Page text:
St. George's Day

St. George's Day
The life of St George is shrouded in myth and mustery. He is said to have been born in what is now Turkey in the third century AD. He had a strong Christian faith, and refused to renounce this when he joined the Roman army. This strength of belief and refusal to compromise his principles led to his eventual capture, torture and death on 23 April 303 AD.

Legend has it that St George appeared to English soldiers during the Crusades and helped inspire their victories and at this time he became a hugely popular figure. From the fifteenth to eighteenth centuries St George’s Day was a feast day and public holiday in England. Since then popularity has lessened, and attempts to make the day into a public holiday again have been unsuccessful. Although born and brought up in England growing up I was more aware of St David (the patron saint of Wales) than I was of St George.

William Blake’s Jerusalem - a patriotic song - is often sung on St George’s Day. St George’s Cross – a red cross on white background – was the English national flag in medieval times. In modern times it is often used as a symbol for England at football and rugby matches. It may also get mixed reactions from people who associate it with the far right nationalist group the BNP (British National Party). The Cross is central to the United Kingdom flag the Union Jack. St Geroge’s Cross has been incorporated in to flags across the seas from England including Genoa, Guernsey, Montreal and Sardinia.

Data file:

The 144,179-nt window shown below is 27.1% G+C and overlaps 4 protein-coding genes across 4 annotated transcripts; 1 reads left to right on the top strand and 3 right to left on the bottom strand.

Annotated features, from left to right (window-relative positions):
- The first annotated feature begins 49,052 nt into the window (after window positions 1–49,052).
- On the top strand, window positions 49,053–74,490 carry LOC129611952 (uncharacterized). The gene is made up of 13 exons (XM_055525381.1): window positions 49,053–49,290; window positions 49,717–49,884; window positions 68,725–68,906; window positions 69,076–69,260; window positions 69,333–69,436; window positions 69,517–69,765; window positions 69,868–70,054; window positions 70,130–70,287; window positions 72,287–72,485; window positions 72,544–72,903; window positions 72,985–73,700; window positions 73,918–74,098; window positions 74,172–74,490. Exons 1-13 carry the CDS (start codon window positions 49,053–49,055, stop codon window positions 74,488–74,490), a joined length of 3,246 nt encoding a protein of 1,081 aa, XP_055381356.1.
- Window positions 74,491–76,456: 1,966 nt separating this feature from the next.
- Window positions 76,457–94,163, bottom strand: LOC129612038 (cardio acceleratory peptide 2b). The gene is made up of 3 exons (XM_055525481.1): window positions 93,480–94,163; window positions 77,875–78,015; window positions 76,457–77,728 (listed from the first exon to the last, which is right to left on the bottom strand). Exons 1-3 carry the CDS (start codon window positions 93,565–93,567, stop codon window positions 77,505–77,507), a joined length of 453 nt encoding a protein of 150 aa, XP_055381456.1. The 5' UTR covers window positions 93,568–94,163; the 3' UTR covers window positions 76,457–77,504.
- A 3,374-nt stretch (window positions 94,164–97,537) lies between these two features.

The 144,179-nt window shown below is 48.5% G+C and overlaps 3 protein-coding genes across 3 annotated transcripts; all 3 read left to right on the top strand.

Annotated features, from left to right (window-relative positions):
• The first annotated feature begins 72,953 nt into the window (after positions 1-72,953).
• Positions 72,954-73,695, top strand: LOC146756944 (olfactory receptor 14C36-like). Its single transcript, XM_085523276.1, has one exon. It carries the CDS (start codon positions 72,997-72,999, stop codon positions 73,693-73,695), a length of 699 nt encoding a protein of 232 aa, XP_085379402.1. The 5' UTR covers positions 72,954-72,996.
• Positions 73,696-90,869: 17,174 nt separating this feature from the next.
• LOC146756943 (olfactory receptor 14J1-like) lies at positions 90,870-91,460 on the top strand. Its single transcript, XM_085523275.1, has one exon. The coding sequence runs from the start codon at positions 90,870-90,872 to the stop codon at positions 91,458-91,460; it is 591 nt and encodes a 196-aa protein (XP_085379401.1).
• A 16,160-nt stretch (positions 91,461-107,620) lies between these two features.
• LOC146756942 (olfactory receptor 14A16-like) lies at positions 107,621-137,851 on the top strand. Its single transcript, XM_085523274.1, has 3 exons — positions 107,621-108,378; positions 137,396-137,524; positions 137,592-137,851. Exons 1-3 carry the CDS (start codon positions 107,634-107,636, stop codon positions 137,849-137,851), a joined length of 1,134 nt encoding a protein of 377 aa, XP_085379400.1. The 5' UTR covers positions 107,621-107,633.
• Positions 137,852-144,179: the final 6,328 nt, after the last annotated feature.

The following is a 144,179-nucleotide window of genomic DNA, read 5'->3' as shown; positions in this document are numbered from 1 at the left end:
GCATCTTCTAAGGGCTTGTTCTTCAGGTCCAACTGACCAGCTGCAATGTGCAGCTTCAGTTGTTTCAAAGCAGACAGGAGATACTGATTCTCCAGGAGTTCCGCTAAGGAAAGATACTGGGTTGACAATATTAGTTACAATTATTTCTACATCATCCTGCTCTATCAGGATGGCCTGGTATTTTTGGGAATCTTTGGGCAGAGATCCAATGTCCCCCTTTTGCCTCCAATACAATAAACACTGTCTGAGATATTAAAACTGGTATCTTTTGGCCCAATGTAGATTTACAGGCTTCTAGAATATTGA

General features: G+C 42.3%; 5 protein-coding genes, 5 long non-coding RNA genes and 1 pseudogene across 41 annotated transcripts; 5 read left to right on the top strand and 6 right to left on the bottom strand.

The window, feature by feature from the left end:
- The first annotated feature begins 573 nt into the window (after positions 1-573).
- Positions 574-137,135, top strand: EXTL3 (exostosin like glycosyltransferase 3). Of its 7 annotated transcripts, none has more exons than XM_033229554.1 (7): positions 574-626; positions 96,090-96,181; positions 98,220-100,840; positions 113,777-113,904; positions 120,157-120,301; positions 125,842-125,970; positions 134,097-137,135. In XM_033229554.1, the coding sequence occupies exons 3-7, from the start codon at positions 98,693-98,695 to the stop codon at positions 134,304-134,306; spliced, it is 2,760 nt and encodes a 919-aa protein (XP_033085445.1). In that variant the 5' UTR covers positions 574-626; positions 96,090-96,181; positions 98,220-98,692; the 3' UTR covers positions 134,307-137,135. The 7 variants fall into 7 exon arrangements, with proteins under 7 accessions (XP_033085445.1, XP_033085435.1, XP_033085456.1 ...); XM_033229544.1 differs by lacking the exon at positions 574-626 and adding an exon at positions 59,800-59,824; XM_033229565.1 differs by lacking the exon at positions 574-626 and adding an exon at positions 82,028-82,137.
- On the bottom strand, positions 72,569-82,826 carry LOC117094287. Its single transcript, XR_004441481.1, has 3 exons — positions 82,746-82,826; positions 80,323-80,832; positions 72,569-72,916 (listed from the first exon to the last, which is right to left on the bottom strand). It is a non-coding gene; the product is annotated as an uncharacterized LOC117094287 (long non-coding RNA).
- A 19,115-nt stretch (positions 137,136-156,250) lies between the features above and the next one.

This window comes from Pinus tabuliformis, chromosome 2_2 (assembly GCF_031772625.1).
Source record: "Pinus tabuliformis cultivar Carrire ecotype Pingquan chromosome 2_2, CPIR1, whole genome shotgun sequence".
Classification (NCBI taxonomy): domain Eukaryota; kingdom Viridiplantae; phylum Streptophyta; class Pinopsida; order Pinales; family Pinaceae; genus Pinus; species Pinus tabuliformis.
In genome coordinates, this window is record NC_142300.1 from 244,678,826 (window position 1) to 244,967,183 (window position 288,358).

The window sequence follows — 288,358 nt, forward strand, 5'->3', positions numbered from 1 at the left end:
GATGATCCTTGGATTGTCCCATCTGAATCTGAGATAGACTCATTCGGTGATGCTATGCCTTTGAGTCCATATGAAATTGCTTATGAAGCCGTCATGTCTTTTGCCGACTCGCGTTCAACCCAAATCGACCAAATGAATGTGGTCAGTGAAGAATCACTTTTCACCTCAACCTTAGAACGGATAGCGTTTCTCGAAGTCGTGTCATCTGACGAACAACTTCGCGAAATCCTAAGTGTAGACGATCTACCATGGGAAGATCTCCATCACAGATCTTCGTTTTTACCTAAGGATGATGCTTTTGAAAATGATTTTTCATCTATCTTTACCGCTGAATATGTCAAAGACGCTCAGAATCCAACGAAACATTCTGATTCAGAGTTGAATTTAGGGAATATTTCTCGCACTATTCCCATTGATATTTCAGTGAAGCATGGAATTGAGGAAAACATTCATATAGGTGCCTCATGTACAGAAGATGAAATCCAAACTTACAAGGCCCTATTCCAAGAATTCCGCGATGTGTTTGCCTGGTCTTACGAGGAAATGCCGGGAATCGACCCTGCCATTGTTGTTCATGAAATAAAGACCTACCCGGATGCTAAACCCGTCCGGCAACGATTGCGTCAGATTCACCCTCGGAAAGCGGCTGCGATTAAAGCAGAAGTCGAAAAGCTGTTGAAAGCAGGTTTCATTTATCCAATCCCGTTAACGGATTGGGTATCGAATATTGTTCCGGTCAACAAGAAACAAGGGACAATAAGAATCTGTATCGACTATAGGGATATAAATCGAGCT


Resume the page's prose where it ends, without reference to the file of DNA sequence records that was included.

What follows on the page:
So to George and his dragon. Legends tell of the knight arriving at a city often said to be in Lybia. The dragon had been happily working his way through all the sheep the people had, and started to demand human sacrifices when they had no sheep left. The people chose to decide on who should be eaten by drawing lots and George arrived as the king’s daughter was about to be given to the dragon. George fought and killed the dragon and saved the king’s daughter. There are many versions of this tale, and George’s commitment to Christendom is a thread that runs through all of them – for instance making the sign of the cross before fighting the dragon and converting the grateful people he has saved to Christianity once the dragon is slain.

Some say the tale of St George and the Dragon is allegorical, referring to the idea that the story is really telling of the defeat of paganism (the dragon) by Christianity (St George). Personally I prefer to believe in the story, for of course dragons do exist...

You Should Also Read:
Jerusalem by William Blake
The Royal Wedding William and Kate
The Bronte Sisters

Related Articles
Editor's Picks Articles
Top Ten Articles
Previous Features
Site Map

Content copyright © 2023 by Asha Sahni. All rights reserved.
This content was written by Asha Sahni. If you wish to use this content in any manner, you need written permission. Contact Sarah V Monaghan for details.